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swede
Hangin' Around


Joined: Jun 21, 2004
Posts: 48
Location: Michigan

PostPosted: Fri Jul 30, 2004 11:16 am Reply with quote

I completed a db backup from the Admin menu and I have been searching for direction on how to restore this backup. Confused

I have very limited PHP experience and no knowledge of MySQL or PHPMYADMIN although I am willing to try if someone could guide me in the right direction. Neutral

I found an old backup with some stories that were lost when I was hacked and combined them into my current backup. My stories were all that were lost when my site was hacked.

Thanks

PS I am running 7.0

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Raven
Site Admin/Owner


Joined: Aug 27, 2002
Posts: 17086

PostPosted: Sat Jul 31, 2004 9:53 am Reply with quote

Do you have shell access to your site? If so you can use mysql command line statements.

If the database is not too large, you can use phpMyAdmin. Basically you would drop all tables and then reload them in the SQL window from your backup file.

Most frontend panels, like cPanel, have options to do this for you.
 
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swede
PostPosted: Mon Aug 02, 2004 8:13 am Reply with quote

I opened the old and new savedfiles.sql and found the lines I was looking for and updated them by copying in the stories I want to add without affecting the rest of the site. I re-saved the file under a different name just in case.

I am not familiar with "shell access" I do have CPanel, which allows me to access MYSQL data base which then gives me access to PHPMyAdmin, which I'm assuming is where I need to go.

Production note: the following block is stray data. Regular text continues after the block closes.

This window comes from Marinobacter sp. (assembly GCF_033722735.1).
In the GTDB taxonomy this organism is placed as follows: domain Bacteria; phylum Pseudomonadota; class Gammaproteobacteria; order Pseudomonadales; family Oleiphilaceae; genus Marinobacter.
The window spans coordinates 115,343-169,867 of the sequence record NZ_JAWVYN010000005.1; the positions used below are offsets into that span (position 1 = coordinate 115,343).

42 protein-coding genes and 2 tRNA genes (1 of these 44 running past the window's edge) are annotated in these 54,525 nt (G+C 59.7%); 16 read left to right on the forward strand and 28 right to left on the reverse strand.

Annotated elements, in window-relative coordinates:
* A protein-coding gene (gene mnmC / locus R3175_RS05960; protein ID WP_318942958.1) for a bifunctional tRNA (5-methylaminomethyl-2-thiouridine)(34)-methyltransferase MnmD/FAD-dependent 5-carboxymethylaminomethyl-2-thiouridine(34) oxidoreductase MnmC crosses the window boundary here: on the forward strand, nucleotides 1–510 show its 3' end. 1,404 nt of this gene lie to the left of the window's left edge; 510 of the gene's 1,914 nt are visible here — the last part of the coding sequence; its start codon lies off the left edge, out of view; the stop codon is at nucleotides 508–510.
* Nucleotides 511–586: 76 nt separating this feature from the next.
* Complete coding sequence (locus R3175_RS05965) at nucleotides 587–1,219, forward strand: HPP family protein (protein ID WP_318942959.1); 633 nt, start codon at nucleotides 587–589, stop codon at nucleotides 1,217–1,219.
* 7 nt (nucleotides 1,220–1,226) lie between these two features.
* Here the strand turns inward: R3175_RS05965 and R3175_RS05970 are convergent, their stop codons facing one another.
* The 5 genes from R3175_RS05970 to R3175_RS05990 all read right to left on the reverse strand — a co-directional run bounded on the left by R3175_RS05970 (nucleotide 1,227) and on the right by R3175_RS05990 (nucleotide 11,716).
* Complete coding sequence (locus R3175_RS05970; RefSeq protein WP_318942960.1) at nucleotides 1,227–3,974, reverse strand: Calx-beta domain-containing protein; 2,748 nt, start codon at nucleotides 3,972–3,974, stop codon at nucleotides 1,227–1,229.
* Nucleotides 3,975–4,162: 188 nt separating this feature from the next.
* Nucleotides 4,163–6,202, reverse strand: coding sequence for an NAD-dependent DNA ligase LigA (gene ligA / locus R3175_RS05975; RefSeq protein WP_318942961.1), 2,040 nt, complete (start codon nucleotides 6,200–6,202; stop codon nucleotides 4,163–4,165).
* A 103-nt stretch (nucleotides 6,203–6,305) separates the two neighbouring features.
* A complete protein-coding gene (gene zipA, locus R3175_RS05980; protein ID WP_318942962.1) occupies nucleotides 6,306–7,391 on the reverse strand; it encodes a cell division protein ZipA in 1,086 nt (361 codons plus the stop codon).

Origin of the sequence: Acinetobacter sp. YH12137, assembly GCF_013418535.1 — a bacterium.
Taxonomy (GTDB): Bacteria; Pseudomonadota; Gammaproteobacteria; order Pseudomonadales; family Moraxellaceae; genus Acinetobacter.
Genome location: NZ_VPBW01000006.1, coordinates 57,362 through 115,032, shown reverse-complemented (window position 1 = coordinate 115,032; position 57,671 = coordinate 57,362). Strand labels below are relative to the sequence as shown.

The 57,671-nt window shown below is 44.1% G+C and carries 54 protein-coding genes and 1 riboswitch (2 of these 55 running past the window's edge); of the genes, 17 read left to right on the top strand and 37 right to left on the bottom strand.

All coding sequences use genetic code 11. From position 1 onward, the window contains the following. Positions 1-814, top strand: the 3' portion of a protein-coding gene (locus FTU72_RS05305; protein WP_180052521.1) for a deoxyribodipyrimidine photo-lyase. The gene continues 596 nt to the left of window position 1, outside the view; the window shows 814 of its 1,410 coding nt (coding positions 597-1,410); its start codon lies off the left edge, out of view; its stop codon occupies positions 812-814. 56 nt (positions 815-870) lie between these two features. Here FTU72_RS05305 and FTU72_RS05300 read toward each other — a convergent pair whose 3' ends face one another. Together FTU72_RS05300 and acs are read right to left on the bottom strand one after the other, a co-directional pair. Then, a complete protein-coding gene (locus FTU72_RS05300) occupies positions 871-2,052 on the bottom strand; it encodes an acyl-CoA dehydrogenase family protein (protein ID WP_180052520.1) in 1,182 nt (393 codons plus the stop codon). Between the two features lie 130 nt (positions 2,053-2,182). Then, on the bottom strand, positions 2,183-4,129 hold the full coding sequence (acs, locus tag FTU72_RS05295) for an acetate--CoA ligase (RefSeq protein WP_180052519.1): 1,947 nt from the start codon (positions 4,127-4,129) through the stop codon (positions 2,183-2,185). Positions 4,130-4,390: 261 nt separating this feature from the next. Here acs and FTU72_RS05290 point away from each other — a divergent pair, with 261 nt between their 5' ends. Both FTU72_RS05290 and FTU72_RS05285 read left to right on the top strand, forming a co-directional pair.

Quote:
If the database is not too large, you can use phpMyAdmin. Basically you would drop all tables and then reload them in the SQL window from your backup file.

I'm sorry, but I don't understand what you mean Confused Embarassed
I guess basically is beyond my current knowledge right now. Would you have time to be a little more specific?
 
Raven
PostPosted: Mon Aug 02, 2004 8:17 am Reply with quote

When you are in phpMyAdmin, you can DROP selected tables. Once they are DROPPED, you can run your SQL to recreate them.
 
swede
PostPosted: Mon Aug 02, 2004 9:03 am Reply with quote

Thanks for the quick response Raven, with everything going on I will not be offended in any way if you do not have the time to help me with this.

In PHPMyAdmin it lists the nuke_filenames on the left. I selected nuke_stories since that is the main change I would like to make. It lists:
Structure Browse SQL Search Insert Export Operations Empty Drop
then:
Field Type Attributes Null Default Extra Action
I see under action the change, drop, etc options.
Am I on the right page? How do I drop the file then upload the edited .sql file?

Sorry for my limited knowledge of this, I have only been in PhpMyAdmin once before to clear the out the users. Embarassed and I was very nervous doing that Wink
 
Raven
PostPosted: Mon Aug 02, 2004 9:13 am Reply with quote

Click the DROP tab and it should prompt you to drop the table. Then select the SQL tab and copy and paste the sql to create the table.
 
swede
PostPosted: Mon Aug 02, 2004 9:45 am Reply with quote

I looked at what was in the SQL tab to see what I will be doing before I drop anything.

I have a couple more questions Embarassed before I drop it

The saved file I have is the whole .sql backup from the Admin/Backup DB.
In the SQL tab it gives me the option "Location of the text file" is this where I upload the saved.sql file I have? Or do I need to create a separate .sql file with just the "stories" part in it to upload? from
Quote:
# --------------------------------------------------------
#
# Table structure for table 'nuke_stories'
#

to
Quote:
# Table structure for table 'nuke_stories_cat'
#

CREATE TABLE nuke_stories_cat (
catid int(11) NOT NULL auto_increment,
title varchar(20) NOT NULL,
counter int(11) DEFAULT '0' NOT NULL,